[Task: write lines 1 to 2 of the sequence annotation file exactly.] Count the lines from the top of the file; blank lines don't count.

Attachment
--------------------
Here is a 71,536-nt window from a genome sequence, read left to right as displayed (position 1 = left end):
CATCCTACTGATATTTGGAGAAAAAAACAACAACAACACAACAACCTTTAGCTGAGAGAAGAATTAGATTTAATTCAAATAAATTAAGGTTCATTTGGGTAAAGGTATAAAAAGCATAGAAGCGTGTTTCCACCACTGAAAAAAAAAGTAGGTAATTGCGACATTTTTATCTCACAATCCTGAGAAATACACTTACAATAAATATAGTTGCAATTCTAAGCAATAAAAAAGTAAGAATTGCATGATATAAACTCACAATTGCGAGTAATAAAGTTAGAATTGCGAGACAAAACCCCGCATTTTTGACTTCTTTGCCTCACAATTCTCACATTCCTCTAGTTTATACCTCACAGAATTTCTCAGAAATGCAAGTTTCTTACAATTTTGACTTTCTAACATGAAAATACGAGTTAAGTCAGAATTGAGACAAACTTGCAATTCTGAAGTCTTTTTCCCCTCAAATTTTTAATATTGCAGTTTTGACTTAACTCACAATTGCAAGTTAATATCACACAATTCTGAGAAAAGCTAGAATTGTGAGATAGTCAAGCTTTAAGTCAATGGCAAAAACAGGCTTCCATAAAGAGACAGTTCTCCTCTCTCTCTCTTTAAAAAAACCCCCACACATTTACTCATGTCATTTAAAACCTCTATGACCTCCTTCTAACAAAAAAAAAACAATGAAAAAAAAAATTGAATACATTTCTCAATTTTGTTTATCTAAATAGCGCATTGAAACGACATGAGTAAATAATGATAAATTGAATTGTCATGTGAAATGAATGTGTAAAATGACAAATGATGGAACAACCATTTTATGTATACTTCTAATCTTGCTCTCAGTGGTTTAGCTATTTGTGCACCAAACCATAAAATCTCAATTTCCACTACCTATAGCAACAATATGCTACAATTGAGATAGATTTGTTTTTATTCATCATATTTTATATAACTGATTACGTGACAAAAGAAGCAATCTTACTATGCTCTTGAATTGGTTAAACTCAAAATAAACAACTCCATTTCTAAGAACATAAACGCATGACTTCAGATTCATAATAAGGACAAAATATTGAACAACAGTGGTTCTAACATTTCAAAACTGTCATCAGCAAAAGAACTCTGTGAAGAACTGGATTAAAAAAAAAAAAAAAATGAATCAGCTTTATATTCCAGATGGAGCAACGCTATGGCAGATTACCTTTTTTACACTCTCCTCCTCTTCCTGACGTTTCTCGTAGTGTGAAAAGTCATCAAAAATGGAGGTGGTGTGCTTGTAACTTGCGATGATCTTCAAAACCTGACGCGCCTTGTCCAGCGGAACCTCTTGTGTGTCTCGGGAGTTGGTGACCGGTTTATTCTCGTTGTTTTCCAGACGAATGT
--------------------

Here is a 71,536-nt window from a genome sequence, read left to right as displayed (position 1 = left end):
CATCCTACTGATATTTGGAGAAAAAAACAACAACAACACAACAACCTTTAGCTGAGAGAAGAATTAGATTTAATTCAAATAAATTAAGGTTCATTTGGGTAAAGGTATAAAAAGCATAGAAGCGTGTTTCCACCACTGAAAAAAAAAGTAGGTAATTGCGACATTTTTATCTCACAATCCTGAGAAATACACTTACAATAAATATAGTTGCAATTCTAAGCAATAAAAAAGTAAGAATTGCATGATATAAACTCACAATTGCGAGTAATAAAGTTAGAATTGCGAGACAAAACCCCGCATTTTTGACTTCTTTGCCTCACAATTCTCACATTCCTCTAGTTTATACCTCACAGAATTTCTCAGAAATGCAAGTTTCTTACAATTTTGACTTTCTAACATGAAAATACGAGTTAAGTCAGAATTGAGACAAACTTGCAATTCTGAAGTCTTTTTCCCCTCAAATTTTTAATATTGCAGTTTTGACTTAACTCACAATTGCAAGTTAATATCACACAATTCTGAGAAAAGCTAGAATTGTGAGATAGTCAAGCTTTAAGTCAATGGCAAAAACAGGCTTCCATAAAGAGACAGTTCTCCTCTCTCTCTCTTTAAAAAAACCCCCACACATTTACTCATGTCATTTAAAACCTCTATGACCTCCTTCTAACAAAAAAAAAACAATGAAAAAAAAAATTGAATACATTTCTCAATTTTGTTTATCTAAATAGCGCATTGAAACGACATGAGTAAATAATGATAAATTGAATTGTCATGTGAAATGAATGTGTAAAATGACAAATGATGGAACAACCATTTTATGTATACTTCTAATCTTGCTCTCAGTGGTTTAGCTATTTGTGCACCAAACCATAAAATCTCAATTTCCACTACCTATAGCAACAATATGCTACAATTGAGATAGATTTGTTTTTATTCATCATATTTTATATAACTGATTACGTGACAAAAGAAGCAATCTTACTATGCTCTTGAATTGGTTAAACTCAAAATAAACAACTCCATTTCTAAGAACATAAACGCATGACTTCAGATTCATAATAAGGACAAAATATTGAACAACAGTGGTTCTAACATTTCAAAACTGTCATCAGCAAAAGAACTCTGTGAAGAACTGGATTAAAAAAAAAAAAAAAATGAATCAGCTTTATATTCCAGATGGAGCAACGCTATGGCAGATTACCTTTTTTACACTCTCCTCCTCTTCCTGACGTTTCTCGTAGTGTGAAAAGTCATCAAAAATGGAGGTGGTGTGCTTGTAACTTGCGATGATCTTCAAAACCTGACGCGCCTTGTCCAGCGGAACCTCTTGTGTGTCTCGGGAGTTGGTGACCGGTTTATTCTCGTTGTTTTCCAGACGAATGT